Some people eat, sleep and chew gum, I do genealogy and write...

Friday, December 11, 2015

Thoughts on the Largest Libraries in the World

Whenever you talk about large libraries, the Royal Library of Alexandria is always mentioned as wonder of the ancient world. It is said to have had 400,000 manuscripts about equal to a city library today, but it is most famous for having burned down and thereby losing a significant part of our cultural heritage from that era.

I grew up visiting the Phoenix Public Library and spending my summers reading piles of books. Since then, a significant amount of my time over the years has been spent in libraries. I understand that the combined 91 public libraries in the State of Arizona contain more than 8 million books. These combined libraries serve over 6.6 million people. My old haunt, the Phoenix Public Library now has over 1.4 million books. It was not nearly so large when I was young. Of course, the Phoenix Public Library pales in comparison to the largest library in the world, the Library of Congress. Here is the statement about its holdings from its website:
The Library of Congress is the largest library in the world, with more than 160 million items on approximately 838 miles of bookshelves. The collections include more than 37 million books and other print materials, 3.5 million recordings, 14 million photographs, 5.5 million maps, 7.1 million pieces of sheet music and 69 million manuscripts.
Google is said to have digitized over 30 million books and may now have the largest collection of books in the world. But only a much smaller number of those books are available to be read or even consulted by the public. The actual numbers are not being made public.

The real issue here with libraries is access. So what if the Library of Congress is the largest library in the world? I live in Utah and can only very occasionally travel to Washington, D.C. Even if I could travel there and spend time in the Library, I would not be permitted to "walk the shelves" and examine things that might be of help or interest to me and even if the stacks were open, I could not physically visit all 838 miles and find what I needed. When I lived in Mesa, Arizona, I only had occasional access to the Family History Library in Salt Lake City, Utah. Even now, my access takes an entire day's effort.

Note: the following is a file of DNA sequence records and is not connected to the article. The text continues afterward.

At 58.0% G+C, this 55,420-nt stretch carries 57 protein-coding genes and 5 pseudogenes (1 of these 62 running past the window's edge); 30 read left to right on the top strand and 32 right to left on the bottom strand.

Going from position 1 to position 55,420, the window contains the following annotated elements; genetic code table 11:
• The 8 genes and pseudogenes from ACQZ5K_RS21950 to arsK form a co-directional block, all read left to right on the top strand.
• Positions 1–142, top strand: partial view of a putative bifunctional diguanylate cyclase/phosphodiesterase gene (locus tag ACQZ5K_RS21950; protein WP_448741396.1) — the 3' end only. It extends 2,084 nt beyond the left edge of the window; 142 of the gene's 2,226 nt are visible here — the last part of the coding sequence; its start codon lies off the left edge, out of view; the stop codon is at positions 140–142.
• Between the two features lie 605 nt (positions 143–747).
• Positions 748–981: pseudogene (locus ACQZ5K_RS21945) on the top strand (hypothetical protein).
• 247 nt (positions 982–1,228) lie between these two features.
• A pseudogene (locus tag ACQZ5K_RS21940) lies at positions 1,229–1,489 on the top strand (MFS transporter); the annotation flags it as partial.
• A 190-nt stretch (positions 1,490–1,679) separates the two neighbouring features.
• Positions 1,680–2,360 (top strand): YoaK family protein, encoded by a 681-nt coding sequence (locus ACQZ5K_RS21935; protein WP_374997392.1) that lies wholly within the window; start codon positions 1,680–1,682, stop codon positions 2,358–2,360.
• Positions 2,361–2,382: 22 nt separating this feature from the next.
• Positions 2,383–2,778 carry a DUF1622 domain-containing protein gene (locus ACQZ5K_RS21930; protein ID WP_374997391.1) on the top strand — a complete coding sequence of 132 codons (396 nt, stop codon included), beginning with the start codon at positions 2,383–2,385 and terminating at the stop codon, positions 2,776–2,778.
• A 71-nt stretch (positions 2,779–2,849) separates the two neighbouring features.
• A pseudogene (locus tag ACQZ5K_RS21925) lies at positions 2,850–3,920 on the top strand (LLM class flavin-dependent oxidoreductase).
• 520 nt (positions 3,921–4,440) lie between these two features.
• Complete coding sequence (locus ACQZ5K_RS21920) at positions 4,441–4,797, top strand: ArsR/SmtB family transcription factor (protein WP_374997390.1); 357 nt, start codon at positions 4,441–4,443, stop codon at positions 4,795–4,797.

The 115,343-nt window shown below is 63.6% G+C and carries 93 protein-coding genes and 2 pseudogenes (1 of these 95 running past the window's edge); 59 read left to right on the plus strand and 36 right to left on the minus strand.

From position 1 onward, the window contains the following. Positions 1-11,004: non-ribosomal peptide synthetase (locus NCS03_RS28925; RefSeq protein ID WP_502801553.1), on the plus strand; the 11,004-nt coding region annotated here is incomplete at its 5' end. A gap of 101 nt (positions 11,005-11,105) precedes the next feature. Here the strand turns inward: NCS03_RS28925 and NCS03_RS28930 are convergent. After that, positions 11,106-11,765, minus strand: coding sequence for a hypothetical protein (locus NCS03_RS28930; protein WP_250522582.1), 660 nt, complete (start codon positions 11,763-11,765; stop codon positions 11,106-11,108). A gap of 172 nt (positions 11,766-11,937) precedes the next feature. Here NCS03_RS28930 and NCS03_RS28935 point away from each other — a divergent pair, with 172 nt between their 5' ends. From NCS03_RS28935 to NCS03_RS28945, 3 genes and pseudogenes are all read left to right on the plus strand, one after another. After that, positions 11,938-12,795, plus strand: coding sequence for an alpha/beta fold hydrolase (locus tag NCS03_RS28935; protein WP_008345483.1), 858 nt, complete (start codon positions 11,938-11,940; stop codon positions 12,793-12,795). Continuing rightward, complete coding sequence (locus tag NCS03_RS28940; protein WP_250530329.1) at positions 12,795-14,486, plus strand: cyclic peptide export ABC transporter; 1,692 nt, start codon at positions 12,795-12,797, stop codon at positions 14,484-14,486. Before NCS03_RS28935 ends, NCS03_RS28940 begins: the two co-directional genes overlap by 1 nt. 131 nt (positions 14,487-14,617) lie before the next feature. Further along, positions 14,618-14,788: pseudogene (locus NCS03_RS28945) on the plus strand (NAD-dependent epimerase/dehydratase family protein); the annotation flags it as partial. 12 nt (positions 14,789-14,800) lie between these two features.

Some year ago, I read a book by Ray Bradbury entitled, Fahrenheit 451 (Bradbury, Ray. Fahrenheit 451. New York: Simon and Schuster, 1967). The title of the book is the combustion point of paper. The book was a dystopian view of a society that had systematically destroyed all of its books. In order to avoid the loss of the books, certain people had been induced to memorize an entire book and act like a living reference despite the severe consequences imposed by the society for preserving a book. The story had a great impact on me because of the idea that a society as a whole would reject books. Little did I know that in my older years I would see a technology that would, to some extent, replace paper books and at the same time make an unimaginable number of books available at any time of day or night and in many cases for free.

But the concept of access has now become more complicated than the simple idea of walking into a library and spending time looking at the shelves. We have always had catalogs and now through online websites such as, we have expansive ways to find books and other items. But what I find among genealogists is a lack of awareness of books as a resource. We spend a lot of effort criticizing the authors of old books for failing to have proper source citations, but we don't even use the books when we now have them available.

The real contrast is between the Library of Congress which has made relatively very few of its books available online and the rapidly growing online libraries both free and by subscription. For example, the Digital Public Library of America (DPLA) has 2,433,647 books and periodicals as of the date of this post. How many times have you included the DPLA in a search recently?